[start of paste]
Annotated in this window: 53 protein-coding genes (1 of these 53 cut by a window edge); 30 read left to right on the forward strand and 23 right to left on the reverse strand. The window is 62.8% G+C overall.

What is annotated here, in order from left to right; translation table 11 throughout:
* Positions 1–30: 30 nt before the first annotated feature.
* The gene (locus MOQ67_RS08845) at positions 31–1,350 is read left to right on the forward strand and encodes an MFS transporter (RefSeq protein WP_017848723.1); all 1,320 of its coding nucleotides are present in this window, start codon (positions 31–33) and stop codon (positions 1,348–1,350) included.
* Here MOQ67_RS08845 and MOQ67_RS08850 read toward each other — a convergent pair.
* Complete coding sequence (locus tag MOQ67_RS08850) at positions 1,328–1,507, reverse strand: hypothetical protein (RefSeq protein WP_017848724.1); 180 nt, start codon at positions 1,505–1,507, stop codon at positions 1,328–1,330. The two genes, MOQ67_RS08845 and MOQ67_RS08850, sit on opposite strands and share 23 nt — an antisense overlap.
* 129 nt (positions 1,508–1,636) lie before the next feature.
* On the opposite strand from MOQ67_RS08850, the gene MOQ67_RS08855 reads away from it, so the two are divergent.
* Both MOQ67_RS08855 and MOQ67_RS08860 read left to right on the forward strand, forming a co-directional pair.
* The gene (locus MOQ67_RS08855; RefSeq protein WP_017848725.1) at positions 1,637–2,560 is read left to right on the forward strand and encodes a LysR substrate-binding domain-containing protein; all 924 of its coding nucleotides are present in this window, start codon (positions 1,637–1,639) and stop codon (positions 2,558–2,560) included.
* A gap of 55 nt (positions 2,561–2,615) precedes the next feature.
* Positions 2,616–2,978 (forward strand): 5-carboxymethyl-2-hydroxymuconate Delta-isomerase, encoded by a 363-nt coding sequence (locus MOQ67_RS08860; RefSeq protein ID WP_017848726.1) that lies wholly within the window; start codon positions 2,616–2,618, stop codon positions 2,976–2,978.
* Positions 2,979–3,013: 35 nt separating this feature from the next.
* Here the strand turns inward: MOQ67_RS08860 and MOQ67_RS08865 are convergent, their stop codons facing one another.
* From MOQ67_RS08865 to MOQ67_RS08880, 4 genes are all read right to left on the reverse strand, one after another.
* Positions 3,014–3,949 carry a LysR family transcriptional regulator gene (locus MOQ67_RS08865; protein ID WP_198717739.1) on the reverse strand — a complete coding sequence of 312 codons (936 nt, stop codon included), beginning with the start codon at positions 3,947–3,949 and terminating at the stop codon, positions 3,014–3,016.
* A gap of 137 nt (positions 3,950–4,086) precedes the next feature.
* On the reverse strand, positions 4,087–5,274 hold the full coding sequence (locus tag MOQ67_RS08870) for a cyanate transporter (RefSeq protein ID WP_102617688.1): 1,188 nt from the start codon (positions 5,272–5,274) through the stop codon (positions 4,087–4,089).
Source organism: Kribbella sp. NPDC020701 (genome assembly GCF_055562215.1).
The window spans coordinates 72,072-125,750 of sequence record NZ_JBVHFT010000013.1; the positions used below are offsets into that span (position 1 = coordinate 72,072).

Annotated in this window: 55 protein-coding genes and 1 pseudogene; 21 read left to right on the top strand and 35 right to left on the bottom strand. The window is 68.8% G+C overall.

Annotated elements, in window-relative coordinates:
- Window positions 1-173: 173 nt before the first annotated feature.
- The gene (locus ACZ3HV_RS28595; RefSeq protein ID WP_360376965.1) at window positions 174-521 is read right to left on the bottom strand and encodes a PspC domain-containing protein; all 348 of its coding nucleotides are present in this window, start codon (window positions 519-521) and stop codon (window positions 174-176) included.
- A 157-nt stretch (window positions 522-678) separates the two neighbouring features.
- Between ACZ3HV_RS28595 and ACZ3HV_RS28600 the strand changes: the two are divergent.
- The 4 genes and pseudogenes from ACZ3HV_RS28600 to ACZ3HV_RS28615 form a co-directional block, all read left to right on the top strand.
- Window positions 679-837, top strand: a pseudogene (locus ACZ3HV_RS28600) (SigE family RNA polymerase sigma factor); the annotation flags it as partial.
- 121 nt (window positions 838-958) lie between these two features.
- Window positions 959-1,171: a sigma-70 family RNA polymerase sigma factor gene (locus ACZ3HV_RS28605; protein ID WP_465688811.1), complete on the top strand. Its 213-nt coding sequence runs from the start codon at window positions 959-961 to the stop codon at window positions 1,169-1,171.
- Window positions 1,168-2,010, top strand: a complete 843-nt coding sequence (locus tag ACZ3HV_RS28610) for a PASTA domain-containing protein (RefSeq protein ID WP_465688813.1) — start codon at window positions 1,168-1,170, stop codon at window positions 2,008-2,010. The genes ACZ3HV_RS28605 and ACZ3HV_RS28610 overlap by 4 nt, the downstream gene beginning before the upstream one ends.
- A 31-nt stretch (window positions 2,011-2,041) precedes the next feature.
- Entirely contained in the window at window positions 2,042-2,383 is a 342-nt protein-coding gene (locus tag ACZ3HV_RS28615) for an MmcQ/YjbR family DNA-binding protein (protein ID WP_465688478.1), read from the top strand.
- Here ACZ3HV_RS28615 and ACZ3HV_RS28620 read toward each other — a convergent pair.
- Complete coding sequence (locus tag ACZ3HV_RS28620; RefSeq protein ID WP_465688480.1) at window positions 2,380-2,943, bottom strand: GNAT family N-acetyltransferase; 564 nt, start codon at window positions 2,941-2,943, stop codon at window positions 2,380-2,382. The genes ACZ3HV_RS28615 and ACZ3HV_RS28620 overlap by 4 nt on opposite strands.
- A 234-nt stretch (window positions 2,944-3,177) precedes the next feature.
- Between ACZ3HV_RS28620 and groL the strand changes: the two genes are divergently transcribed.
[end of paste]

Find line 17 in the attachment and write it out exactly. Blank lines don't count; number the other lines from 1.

* A gap of 137 nt (positions 3,950–4,086) precedes the next feature.